Having a seizure is a frightening experience. So is witnessing someone having a seizure.
Seizures may be caused by epilepsy, a common disorder of the brain. They also may be caused by an injury, infection, medication, stroke or even lack of sleep. No matter what the cause, seizures are common—1 in 10 people may have at least one during their lifetime.
We talked with UNC Health neurologist Clio Rubinos, MD, about what you should do if someone near you is having a seizure.
“Most seizures will end in a few seconds or minutes,” she says. “It’s important that the person with them stay calm and reassure them. Keep them safe, but don’t try to hold them down or stop the seizure.”
She has this advice for people who may be present when someone has a seizure.
Do: Recognize the symptoms of a seizure.
Symptoms of seizure can be varied, Dr. Rubinos says. They can range from blinking or staring into space as if the person is daydreaming, to losing motor control, shaking and falling to the ground.
The person having a seizure may seem confused or in a haze. They may have spasms in an arm, leg or multiple limbs. They may smack their lips. They may grab their clothes or wipe their nose with their right or left hand. They may lose control of their bladder or bowels. They may seem awake, but do something erratic, like take a shower with their clothes on or try to cut a sandwich with the remote control.
Do: Remain calm and know when to call 911.
Seizures generally last only a few seconds or minutes and stop on their own, Dr. Rubinos says. If you don’t know the person, check to see if they are wearing a medical bracelet or other emergency information.
Most seizures are not emergencies, but call 911 if the seizure lasts five minutes or longer, it’s the person’s first seizure or the person turns blue from lack of oxygen. You may also call 911 if the person experiences two seizures back-to-back, if they get hurt during the seizure or if they have trouble breathing or walking after the seizure. If the person having a seizure has a health condition, such as diabetes, or is pregnant, calling 911 is a good idea.
And, of course, it’s never wrong to err on the side of calling 911, especially if you don’t know the person or their medical history.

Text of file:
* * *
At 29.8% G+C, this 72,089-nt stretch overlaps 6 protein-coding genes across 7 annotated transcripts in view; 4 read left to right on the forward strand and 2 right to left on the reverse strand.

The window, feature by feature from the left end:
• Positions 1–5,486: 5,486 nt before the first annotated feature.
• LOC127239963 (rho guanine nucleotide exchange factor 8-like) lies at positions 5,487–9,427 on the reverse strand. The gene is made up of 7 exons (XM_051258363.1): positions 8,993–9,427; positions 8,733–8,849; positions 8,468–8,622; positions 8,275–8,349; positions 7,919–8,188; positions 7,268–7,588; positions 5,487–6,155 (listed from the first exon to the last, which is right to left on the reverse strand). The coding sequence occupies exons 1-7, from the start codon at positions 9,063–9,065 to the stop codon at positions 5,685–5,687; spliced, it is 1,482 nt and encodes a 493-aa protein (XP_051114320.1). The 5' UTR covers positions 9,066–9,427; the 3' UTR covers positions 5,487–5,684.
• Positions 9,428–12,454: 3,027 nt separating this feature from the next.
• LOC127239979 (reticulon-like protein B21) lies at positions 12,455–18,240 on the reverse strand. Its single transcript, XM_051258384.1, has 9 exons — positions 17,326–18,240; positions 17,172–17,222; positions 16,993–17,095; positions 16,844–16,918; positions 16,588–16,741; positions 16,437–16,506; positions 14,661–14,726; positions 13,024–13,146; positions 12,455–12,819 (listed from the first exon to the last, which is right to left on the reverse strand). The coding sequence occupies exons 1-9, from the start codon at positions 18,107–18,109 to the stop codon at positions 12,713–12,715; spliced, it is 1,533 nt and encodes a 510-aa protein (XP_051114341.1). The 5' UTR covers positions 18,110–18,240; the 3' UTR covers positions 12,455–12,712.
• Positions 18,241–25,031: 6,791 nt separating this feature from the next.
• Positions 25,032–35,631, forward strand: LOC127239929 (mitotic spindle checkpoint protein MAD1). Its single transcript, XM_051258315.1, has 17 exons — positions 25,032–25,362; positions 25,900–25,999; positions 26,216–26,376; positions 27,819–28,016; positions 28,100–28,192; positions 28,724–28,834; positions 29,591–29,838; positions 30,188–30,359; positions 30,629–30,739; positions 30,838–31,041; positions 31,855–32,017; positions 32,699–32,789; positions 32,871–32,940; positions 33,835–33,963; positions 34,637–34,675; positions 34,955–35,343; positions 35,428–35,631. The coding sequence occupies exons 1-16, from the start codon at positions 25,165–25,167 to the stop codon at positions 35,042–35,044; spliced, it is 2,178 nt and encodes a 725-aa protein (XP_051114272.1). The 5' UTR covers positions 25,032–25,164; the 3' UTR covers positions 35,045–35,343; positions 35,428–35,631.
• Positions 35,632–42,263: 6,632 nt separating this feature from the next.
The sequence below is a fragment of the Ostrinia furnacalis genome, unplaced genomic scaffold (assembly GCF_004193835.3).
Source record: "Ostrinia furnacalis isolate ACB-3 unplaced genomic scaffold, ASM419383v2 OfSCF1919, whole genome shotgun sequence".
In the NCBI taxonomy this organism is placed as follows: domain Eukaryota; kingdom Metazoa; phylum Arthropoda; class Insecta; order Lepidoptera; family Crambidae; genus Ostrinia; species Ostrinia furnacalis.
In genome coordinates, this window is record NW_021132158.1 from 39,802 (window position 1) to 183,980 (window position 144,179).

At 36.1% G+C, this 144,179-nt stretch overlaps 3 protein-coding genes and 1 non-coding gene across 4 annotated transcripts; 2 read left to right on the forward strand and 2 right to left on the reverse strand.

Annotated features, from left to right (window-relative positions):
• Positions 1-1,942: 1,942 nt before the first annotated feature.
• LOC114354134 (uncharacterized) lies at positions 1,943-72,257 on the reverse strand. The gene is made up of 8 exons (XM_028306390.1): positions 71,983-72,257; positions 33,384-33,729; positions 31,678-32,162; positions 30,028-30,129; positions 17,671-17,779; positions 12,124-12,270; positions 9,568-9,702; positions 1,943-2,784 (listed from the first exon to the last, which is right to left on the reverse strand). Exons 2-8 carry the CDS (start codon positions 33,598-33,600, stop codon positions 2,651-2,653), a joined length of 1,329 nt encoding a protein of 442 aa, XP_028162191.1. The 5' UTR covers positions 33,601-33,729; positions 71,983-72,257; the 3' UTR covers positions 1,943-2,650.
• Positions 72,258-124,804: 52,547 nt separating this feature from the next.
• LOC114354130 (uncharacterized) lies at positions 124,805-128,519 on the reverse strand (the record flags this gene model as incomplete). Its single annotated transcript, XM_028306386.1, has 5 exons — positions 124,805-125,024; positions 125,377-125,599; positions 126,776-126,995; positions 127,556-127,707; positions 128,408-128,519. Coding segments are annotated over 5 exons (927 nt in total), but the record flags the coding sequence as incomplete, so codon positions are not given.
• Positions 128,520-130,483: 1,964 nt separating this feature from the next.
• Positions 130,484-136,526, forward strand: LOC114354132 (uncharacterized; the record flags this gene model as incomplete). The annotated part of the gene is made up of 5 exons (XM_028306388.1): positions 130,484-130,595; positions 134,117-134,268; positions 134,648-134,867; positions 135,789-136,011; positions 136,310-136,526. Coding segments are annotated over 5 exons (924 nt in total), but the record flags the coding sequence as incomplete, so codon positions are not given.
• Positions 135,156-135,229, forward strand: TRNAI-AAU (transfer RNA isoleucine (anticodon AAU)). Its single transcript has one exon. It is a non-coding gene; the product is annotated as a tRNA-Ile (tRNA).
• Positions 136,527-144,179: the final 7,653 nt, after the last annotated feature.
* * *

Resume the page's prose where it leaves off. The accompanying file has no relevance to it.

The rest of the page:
Do: Stay with the person during the seizure.
During the seizure, stay with the person and provide reassurance.
“They may or may not hear you,” Dr. Rubinos says, “but do it anyway. It helps keep the situation calm.”
After the seizure is over, you may need to tell the person what happened. Make sure they get home or wherever they are going safely. Offer to call a friend or family member for them.
Do: Keep the person safe within the bounds of your own safety.
If you’re near someone having a seizure, you may be able to take steps to keep that person safe—as long as you can do so while remaining safe yourself.
“Move any item that can be harmful,” Dr. Rubinos says, “such as sharp objects or a table that could fall on them.”
Loosen clothing or jewelry around their neck to help prevent choking. Remove eyeglasses if they are wearing them.
Get the person to a safe location if you can. For example, if they have a seizure while crossing the street, get them to the side. If they are in the kitchen, move them to a living room or bedroom that may have fewer dangerous items, such as knives.
If they are lying on the floor and in danger of hitting their head, put a pillow or something else soft, like a jacket or sweatshirt, under their head.
Despite common belief, a person having a seizure cannot swallow their tongue.
Do: If they are unconscious, move them onto their side.
It may be easier for a person having a seizure to breathe if they are on their side.
“They may vomit,” Dr. Rubinos says. “If they are on their side, there’s less chance they will aspirate or suffocate.”
If they are unconscious but not on the ground—maybe in a chair or on a couch—try to move them sideways so their airways are more likely to stay open.
Do: Check to see if the person is breathing.
Often during a seizure, a person’s chest muscles tighten so they are unable to breathe. But as the seizure ends, the muscles will relax and the person will begin breathing normally again.
If the person is not breathing, especially if they are turning blue, give rescue breath (mouth-to-mouth resuscitation) if you feel you can do so safely. Have someone else call 911 while you work.
Don’t: Try to hold the person down or stop their movements.
Do not try to hold the person down or try to stop their movements, Dr. Rubinos says. Stopping a person’s movements won’t stop the seizure, but it can cause injuries to the person having the seizure and to the person trying to hold them down. Suppressing their movements may cause the person to be more confused, agitated or even aggressive.
Don’t: Give food or water or put anything in the person’s mouth.
During a seizure, a person may not be able to swallow correctly, so do not offer food, water or anything else they have to swallow until they are fully alert.
Do not put anything in the person’s mouth. People used to do this to keep the person from biting their tongue or cheek, but there is greater danger in putting an object in the person’s mouth during a seizure.
“You can create suffocation if their jaw clinches,” Dr. Rubinos says. “Or they can break anything you put in their mouth and it can go into the back of their throat and choke or suffocate them.”